Third, auscultate the chest to elicit normal, diminished, or adventitious breath sounds. Diminished breath sounds may be noted in both conditions, but vocal resonance (egophony or bronchophony) and tactile fremitus should not be present directly over a pleural effusion. Either vocal resonance or tactile fremitus in a patient with asymmetric chest expansion would strongly support the diagnosis of pneumonia.

Algorithmic approach to physical examination for suspected pneumonia vs pleural effusion.
Figure 2. Algorithmic approach to physical examination for suspected pneumonia vs pleural effusion.
In a parapneumonic effusion or pneumonia with a concomitant empyema, a combination of findings may be present. In this case the pneumonia will be superior to the effusion and the characteristic findings for each should be present over the areas of disease in the lung.

Figure 2 summarizes our proposed diagnostic algorithm for pneumonia and pleural effusion.


COPD imposes a heavy burden on public health worldwide in terms of cost and mortality. It is the third leading cause of death in the United States, after heart disease and cancer.15

Spirometry remains the gold standard for diagnosis. The Global Initiative for Chronic Obstructive Lung Disease standard for diagnosing COPD was the better of 2 spirometry test results, showing a forced expiratory volume in 1 second (FEV1) and FEV1/forced vital capacity ratio less than 70%.16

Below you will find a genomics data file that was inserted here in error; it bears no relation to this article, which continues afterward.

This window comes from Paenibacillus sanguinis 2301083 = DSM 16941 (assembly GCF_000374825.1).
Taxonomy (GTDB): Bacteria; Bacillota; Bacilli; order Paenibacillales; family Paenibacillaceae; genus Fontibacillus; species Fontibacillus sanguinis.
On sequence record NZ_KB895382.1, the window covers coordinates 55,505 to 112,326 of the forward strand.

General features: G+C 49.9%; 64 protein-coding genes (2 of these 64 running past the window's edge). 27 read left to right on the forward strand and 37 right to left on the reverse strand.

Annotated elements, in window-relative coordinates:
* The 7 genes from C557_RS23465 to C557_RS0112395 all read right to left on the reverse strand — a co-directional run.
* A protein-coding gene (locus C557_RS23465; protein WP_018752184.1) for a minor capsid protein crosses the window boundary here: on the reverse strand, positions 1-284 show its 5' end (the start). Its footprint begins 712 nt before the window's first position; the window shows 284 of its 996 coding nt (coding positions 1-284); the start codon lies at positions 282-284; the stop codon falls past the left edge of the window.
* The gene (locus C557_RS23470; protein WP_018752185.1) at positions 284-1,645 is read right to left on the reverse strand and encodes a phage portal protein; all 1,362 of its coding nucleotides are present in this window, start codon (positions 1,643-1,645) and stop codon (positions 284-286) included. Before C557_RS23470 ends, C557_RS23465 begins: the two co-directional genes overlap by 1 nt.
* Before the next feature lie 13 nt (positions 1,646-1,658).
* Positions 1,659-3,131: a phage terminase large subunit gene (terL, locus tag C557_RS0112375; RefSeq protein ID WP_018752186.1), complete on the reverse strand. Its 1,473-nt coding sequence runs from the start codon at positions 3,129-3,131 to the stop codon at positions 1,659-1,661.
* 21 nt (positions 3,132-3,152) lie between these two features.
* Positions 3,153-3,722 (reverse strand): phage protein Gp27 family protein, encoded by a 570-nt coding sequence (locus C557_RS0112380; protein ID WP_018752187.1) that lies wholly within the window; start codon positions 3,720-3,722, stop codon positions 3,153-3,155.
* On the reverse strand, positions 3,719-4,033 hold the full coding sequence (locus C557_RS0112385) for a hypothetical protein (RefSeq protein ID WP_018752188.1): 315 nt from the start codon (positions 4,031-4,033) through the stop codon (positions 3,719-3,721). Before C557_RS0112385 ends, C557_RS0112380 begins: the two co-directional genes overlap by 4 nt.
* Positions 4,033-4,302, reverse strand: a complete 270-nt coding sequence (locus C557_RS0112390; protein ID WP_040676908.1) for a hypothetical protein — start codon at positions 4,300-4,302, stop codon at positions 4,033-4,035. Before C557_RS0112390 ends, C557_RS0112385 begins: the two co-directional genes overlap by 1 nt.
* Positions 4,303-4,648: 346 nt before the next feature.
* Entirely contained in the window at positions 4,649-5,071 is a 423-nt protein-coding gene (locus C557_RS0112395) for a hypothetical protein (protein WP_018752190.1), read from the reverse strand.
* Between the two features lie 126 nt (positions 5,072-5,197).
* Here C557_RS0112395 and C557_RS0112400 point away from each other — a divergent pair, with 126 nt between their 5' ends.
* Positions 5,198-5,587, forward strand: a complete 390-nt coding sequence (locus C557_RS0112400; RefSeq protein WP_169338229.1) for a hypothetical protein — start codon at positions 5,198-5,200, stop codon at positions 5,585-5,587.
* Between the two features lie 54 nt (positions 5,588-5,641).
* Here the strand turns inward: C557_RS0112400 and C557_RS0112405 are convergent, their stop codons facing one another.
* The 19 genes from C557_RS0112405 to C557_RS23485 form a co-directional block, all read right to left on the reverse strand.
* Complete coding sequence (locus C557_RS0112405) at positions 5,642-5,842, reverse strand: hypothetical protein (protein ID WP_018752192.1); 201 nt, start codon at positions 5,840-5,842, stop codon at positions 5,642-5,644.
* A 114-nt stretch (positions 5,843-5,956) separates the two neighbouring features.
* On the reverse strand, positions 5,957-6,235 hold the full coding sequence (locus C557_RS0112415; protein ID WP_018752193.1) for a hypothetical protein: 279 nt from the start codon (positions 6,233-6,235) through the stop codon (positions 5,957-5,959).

Unfortunately, there is little evidence that physical signs aid in the early diagnosis of COPD, as physical signs of airflow limitation may not manifest until lung function is substantially impaired.17,18

Early inspiratory crackles had a positive likelihood ratio of 14.6 based on 2 small studies.19,20

Percussion dullness over the left sternal border in the fifth intercostal space should be present in the normal situation and is known as cardiac dullness. Absent cardiac dullness had a positive likelihood ratio of 16 and a negative likelihood ratio of 0.8 for diagnosing COPD in a study in 92 patients with a history of smoking or self-reported COPD.21 The kappa score was 0.49, signifying moderate interobserver agreement.

A combined strategy using the history and physical examination may have the highest diagnostic accuracy. Many of these combinations are too cumbersome for practical clinical use. However, 1 of them is based on only 3 questions21:

  • Has the patient smoked for more than 70-pack years?
  • Has the patient been previously diagnosed with chronic bronchitis or emphysema?
  • Are breath sounds diminished in intensity?

Answering yes to 2 of these questions gives a positive likelihood ratio of a diagnosis of COPD of 33.5.

Early detection of COPD may improve outcomes and lower healthcare costs and thus would be clinically useful. Unfortunately, a diagnostic approach using the history and physical in the early diagnosis of COPD remains uncertain at this time.